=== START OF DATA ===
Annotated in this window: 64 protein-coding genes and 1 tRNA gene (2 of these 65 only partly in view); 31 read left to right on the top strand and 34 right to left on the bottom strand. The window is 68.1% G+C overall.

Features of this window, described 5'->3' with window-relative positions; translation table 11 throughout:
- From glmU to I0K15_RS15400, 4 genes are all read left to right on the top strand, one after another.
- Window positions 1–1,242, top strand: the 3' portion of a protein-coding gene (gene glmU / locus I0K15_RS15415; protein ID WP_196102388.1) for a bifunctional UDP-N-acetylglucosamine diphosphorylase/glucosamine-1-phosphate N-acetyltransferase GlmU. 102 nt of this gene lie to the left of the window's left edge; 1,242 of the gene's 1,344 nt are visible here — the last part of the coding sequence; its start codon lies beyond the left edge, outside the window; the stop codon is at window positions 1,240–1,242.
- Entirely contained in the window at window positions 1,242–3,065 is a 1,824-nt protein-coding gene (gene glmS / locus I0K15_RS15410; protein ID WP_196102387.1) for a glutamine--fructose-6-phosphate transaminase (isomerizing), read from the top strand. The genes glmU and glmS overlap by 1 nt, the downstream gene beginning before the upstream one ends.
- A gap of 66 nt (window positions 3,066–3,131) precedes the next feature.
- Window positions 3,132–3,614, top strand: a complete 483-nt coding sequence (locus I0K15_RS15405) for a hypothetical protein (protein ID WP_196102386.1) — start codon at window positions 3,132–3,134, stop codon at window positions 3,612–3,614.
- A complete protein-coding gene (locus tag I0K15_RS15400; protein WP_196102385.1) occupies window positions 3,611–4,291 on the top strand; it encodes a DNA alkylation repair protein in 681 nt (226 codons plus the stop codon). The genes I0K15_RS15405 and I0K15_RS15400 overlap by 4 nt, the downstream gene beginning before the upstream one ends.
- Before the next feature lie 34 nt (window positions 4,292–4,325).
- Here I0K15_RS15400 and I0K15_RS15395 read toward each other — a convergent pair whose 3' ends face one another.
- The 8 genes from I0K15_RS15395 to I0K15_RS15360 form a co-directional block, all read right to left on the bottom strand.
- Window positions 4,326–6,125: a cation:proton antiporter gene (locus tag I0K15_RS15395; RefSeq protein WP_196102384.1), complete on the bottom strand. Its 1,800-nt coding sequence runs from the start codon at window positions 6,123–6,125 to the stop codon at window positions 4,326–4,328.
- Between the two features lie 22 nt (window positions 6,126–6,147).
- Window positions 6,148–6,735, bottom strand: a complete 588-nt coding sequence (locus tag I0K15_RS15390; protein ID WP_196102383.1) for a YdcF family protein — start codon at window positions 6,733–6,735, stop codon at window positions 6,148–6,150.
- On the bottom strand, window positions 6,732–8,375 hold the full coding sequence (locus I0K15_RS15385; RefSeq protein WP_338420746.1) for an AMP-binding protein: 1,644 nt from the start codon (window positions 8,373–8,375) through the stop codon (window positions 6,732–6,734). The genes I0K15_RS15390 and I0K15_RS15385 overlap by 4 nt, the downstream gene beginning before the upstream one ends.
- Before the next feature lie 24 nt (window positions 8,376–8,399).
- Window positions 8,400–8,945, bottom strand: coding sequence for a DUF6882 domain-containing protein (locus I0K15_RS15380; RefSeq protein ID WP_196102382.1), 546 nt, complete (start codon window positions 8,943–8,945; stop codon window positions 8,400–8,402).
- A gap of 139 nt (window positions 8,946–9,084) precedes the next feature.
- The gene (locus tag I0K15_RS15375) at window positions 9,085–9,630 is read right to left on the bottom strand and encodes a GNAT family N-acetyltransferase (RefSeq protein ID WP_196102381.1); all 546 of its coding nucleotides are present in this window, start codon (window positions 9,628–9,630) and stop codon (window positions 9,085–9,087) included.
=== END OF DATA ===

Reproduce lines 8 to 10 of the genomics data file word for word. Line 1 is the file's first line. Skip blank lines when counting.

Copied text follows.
- A complete protein-coding gene (locus tag I0K15_RS15400; protein WP_196102385.1) occupies window positions 3,611–4,291 on the top strand; it encodes a DNA alkylation repair protein in 681 nt (226 codons plus the stop codon). The genes I0K15_RS15405 and I0K15_RS15400 overlap by 4 nt, the downstream gene beginning before the upstream one ends.
- Before the next feature lie 34 nt (window positions 4,292–4,325).
- Here I0K15_RS15400 and I0K15_RS15395 read toward each other — a convergent pair whose 3' ends face one another.